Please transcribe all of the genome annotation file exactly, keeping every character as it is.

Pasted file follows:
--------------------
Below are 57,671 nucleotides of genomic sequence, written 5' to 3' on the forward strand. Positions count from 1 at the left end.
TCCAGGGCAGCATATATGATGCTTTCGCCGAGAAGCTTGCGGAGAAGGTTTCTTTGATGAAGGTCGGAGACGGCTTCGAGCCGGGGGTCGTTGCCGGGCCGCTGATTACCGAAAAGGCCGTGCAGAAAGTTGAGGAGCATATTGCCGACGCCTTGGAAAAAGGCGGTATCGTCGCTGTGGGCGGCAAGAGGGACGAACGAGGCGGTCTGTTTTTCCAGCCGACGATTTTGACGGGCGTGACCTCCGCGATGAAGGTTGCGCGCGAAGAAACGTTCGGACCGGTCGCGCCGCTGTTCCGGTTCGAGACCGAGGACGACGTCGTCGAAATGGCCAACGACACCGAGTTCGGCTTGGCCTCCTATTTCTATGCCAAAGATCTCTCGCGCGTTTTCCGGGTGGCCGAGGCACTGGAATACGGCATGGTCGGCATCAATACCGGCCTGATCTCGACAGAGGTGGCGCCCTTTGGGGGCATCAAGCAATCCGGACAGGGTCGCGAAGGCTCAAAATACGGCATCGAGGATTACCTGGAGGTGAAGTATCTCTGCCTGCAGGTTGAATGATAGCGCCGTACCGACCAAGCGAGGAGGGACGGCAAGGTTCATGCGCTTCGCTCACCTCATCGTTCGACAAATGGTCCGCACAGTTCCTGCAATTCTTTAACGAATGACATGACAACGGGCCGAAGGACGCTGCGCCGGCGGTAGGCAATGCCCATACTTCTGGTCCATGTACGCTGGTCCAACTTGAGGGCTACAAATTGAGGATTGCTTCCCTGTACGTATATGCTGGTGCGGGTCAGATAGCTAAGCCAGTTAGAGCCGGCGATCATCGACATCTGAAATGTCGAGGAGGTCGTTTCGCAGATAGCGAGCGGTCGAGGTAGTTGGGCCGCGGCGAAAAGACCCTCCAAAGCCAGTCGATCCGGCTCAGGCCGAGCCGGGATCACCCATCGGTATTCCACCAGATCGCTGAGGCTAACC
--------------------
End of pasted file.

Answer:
Below are 57,671 nucleotides of genomic sequence, written 5' to 3' on the forward strand. Positions count from 1 at the left end.
TCCAGGGCAGCATATATGATGCTTTCGCCGAGAAGCTTGCGGAGAAGGTTTCTTTGATGAAGGTCGGAGACGGCTTCGAGCCGGGGGTCGTTGCCGGGCCGCTGATTACCGAAAAGGCCGTGCAGAAAGTTGAGGAGCATATTGCCGACGCCTTGGAAAAAGGCGGTATCGTCGCTGTGGGCGGCAAGAGGGACGAACGAGGCGGTCTGTTTTTCCAGCCGACGATTTTGACGGGCGTGACCTCCGCGATGAAGGTTGCGCGCGAAGAAACGTTCGGACCGGTCGCGCCGCTGTTCCGGTTCGAGACCGAGGACGACGTCGTCGAAATGGCCAACGACACCGAGTTCGGCTTGGCCTCCTATTTCTATGCCAAAGATCTCTCGCGCGTTTTCCGGGTGGCCGAGGCACTGGAATACGGCATGGTCGGCATCAATACCGGCCTGATCTCGACAGAGGTGGCGCCCTTTGGGGGCATCAAGCAATCCGGACAGGGTCGCGAAGGCTCAAAATACGGCATCGAGGATTACCTGGAGGTGAAGTATCTCTGCCTGCAGGTTGAATGATAGCGCCGTACCGACCAAGCGAGGAGGGACGGCAAGGTTCATGCGCTTCGCTCACCTCATCGTTCGACAAATGGTCCGCACAGTTCCTGCAATTCTTTAACGAATGACATGACAACGGGCCGAAGGACGCTGCGCCGGCGGTAGGCAATGCCCATACTTCTGGTCCATGTACGCTGGTCCAACTTGAGGGCTACAAATTGAGGATTGCTTCCCTGTACGTATATGCTGGTGCGGGTCAGATAGCTAAGCCAGTTAGAGCCGGCGATCATCGACATCTGAAATGTCGAGGAGGTCGTTTCGCAGATAGCGAGCGGTCGAGGTAGTTGGGCCGCGGCGAAAAGACCCTCCAAAGCCAGTCGATCCGGCTCAGGCCGAGCCGGGATCACCCATCGGTATTCCACCAGATCGCTGAGGCTAACC